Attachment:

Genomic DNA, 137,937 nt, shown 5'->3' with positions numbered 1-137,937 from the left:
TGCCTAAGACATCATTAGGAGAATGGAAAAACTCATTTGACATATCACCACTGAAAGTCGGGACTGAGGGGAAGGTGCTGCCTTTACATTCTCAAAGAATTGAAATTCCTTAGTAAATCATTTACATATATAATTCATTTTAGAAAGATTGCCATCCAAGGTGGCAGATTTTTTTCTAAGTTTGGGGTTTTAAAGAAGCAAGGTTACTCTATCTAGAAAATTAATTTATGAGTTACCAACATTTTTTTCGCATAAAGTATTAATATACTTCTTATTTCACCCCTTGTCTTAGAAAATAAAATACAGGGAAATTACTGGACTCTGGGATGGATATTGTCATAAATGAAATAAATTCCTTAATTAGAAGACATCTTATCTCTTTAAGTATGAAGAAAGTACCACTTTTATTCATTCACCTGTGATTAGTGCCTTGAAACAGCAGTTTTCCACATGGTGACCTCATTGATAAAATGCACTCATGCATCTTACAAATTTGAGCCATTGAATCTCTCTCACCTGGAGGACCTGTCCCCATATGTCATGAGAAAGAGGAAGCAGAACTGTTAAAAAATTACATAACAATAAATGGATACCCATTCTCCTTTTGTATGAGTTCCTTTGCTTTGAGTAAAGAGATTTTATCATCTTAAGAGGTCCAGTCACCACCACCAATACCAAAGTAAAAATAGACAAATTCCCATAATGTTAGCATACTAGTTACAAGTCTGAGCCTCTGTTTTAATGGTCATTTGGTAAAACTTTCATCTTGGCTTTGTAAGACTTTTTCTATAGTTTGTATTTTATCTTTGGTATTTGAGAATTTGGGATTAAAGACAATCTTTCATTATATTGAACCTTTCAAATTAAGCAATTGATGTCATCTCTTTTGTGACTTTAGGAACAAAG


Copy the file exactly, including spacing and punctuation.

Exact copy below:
Genomic DNA, 137,937 nt, shown 5'->3' with positions numbered 1-137,937 from the left:
TGCCTAAGACATCATTAGGAGAATGGAAAAACTCATTTGACATATCACCACTGAAAGTCGGGACTGAGGGGAAGGTGCTGCCTTTACATTCTCAAAGAATTGAAATTCCTTAGTAAATCATTTACATATATAATTCATTTTAGAAAGATTGCCATCCAAGGTGGCAGATTTTTTTCTAAGTTTGGGGTTTTAAAGAAGCAAGGTTACTCTATCTAGAAAATTAATTTATGAGTTACCAACATTTTTTTCGCATAAAGTATTAATATACTTCTTATTTCACCCCTTGTCTTAGAAAATAAAATACAGGGAAATTACTGGACTCTGGGATGGATATTGTCATAAATGAAATAAATTCCTTAATTAGAAGACATCTTATCTCTTTAAGTATGAAGAAAGTACCACTTTTATTCATTCACCTGTGATTAGTGCCTTGAAACAGCAGTTTTCCACATGGTGACCTCATTGATAAAATGCACTCATGCATCTTACAAATTTGAGCCATTGAATCTCTCTCACCTGGAGGACCTGTCCCCATATGTCATGAGAAAGAGGAAGCAGAACTGTTAAAAAATTACATAACAATAAATGGATACCCATTCTCCTTTTGTATGAGTTCCTTTGCTTTGAGTAAAGAGATTTTATCATCTTAAGAGGTCCAGTCACCACCACCAATACCAAAGTAAAAATAGACAAATTCCCATAATGTTAGCATACTAGTTACAAGTCTGAGCCTCTGTTTTAATGGTCATTTGGTAAAACTTTCATCTTGGCTTTGTAAGACTTTTTCTATAGTTTGTATTTTATCTTTGGTATTTGAGAATTTGGGATTAAAGACAATCTTTCATTATATTGAACCTTTCAAATTAAGCAATTGATGTCATCTCTTTTGTGACTTTAGGAACAAAG